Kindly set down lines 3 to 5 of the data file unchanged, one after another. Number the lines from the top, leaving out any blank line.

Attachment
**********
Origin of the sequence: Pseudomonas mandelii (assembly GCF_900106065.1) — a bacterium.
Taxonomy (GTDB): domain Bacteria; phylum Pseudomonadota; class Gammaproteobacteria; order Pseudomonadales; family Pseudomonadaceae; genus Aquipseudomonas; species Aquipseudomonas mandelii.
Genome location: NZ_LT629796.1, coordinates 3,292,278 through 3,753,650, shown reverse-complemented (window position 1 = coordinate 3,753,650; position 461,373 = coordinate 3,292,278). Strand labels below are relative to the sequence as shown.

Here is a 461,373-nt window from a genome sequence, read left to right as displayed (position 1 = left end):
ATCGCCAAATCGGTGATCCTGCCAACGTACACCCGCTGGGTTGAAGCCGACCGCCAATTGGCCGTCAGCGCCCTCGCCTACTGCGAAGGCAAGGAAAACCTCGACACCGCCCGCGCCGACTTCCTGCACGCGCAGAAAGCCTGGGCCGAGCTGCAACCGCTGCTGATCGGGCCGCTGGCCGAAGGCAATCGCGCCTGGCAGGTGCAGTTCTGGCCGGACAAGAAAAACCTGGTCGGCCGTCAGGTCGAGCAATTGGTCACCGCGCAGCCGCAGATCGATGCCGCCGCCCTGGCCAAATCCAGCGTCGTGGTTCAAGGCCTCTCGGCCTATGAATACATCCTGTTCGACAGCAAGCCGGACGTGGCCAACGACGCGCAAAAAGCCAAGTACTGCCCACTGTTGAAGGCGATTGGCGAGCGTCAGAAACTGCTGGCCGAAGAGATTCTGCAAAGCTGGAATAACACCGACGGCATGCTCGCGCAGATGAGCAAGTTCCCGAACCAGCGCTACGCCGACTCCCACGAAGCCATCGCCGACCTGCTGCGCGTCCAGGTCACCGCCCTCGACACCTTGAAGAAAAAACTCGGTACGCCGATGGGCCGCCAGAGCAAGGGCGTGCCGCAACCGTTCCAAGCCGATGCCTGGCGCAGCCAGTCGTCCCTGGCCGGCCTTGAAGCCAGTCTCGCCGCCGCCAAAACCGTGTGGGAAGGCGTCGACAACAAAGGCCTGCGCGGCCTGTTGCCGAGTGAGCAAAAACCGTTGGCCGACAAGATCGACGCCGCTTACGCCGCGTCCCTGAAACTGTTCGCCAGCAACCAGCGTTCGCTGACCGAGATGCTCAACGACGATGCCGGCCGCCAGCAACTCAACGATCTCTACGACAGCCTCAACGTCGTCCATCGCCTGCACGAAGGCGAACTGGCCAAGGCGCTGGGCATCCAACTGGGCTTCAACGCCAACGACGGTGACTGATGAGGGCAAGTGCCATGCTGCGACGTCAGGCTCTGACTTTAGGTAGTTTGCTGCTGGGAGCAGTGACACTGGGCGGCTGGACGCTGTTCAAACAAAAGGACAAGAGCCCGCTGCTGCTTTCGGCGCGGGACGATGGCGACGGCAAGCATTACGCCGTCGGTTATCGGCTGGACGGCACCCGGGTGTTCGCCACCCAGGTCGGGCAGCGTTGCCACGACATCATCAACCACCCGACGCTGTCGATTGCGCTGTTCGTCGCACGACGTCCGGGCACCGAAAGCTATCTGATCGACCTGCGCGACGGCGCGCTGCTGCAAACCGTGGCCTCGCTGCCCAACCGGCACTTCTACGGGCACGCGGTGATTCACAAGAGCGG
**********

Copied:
Genome location: NZ_LT629796.1, coordinates 3,292,278 through 3,753,650, shown reverse-complemented (window position 1 = coordinate 3,753,650; position 461,373 = coordinate 3,292,278). Strand labels below are relative to the sequence as shown.

Here is a 461,373-nt window from a genome sequence, read left to right as displayed (position 1 = left end):
ATCGCCAAATCGGTGATCCTGCCAACGTACACCCGCTGGGTTGAAGCCGACCGCCAATTGGCCGTCAGCGCCCTCGCCTACTGCGAAGGCAAGGAAAACCTCGACACCGCCCGCGCCGACTTCCTGCACGCGCAGAAAGCCTGGGCCGAGCTGCAACCGCTGCTGATCGGGCCGCTGGCCGAAGGCAATCGCGCCTGGCAGGTGCAGTTCTGGCCGGACAAGAAAAACCTGGTCGGCCGTCAGGTCGAGCAATTGGTCACCGCGCAGCCGCAGATCGATGCCGCCGCCCTGGCCAAATCCAGCGTCGTGGTTCAAGGCCTCTCGGCCTATGAATACATCCTGTTCGACAGCAAGCCGGACGTGGCCAACGACGCGCAAAAAGCCAAGTACTGCCCACTGTTGAAGGCGATTGGCGAGCGTCAGAAACTGCTGGCCGAAGAGATTCTGCAAAGCTGGAATAACACCGACGGCATGCTCGCGCAGATGAGCAAGTTCCCGAACCAGCGCTACGCCGACTCCCACGAAGCCATCGCCGACCTGCTGCGCGTCCAGGTCACCGCCCTCGACACCTTGAAGAAAAAACTCGGTACGCCGATGGGCCGCCAGAGCAAGGGCGTGCCGCAACCGTTCCAAGCCGATGCCTGGCGCAGCCAGTCGTCCCTGGCCGGCCTTGAAGCCAGTCTCGCCGCCGCCAAAACCGTGTGGGAAGGCGTCGACAACAAAGGCCTGCGCGGCCTGTTGCCGAGTGAGCAAAAACCGTTGGCCGACAAGATCGACGCCGCTTACGCCGCGTCCCTGAAACTGTTCGCCAGCAACCAGCGTTCGCTGACCGAGATGCTCAACGACGATGCCGGCCGCCAGCAACTCAACGATCTCTACGACAGCCTCAACGTCGTCCATCGCCTGCACGAAGGCGAACTGGCCAAGGCGCTGGGCATCCAACTGGGCTTCAACGCCAACGACGGTGACTGATGAGGGCAAGTGCCATGCTGCGACGTCAGGCTCTGACTTTAGGTAGTTTGCTGCTGGGAGCAGTGACACTGGGCGGCTGGACGCTGTTCAAACAAAAGGACAAGAGCCCGCTGCTGCTTTCGGCGCGGGACGATGGCGACGGCAAGCATTACGCCGTCGGTTATCGGCTGGACGGCACCCGGGTGTTCGCCACCCAGGTCGGGCAGCGTTGCCACGACATCATCAACCACCCGACGCTGTCGATTGCGCTGTTCGTCGCACGACGTCCGGGCACCGAAAGCTATCTGATCGACCTGCGCGACGGCGCGCTGCTGCAAACCGTGGCCTCGCTGCCCAACCGGCACTTCTACGGGCACGCGGTGATTCACAAGAGCGG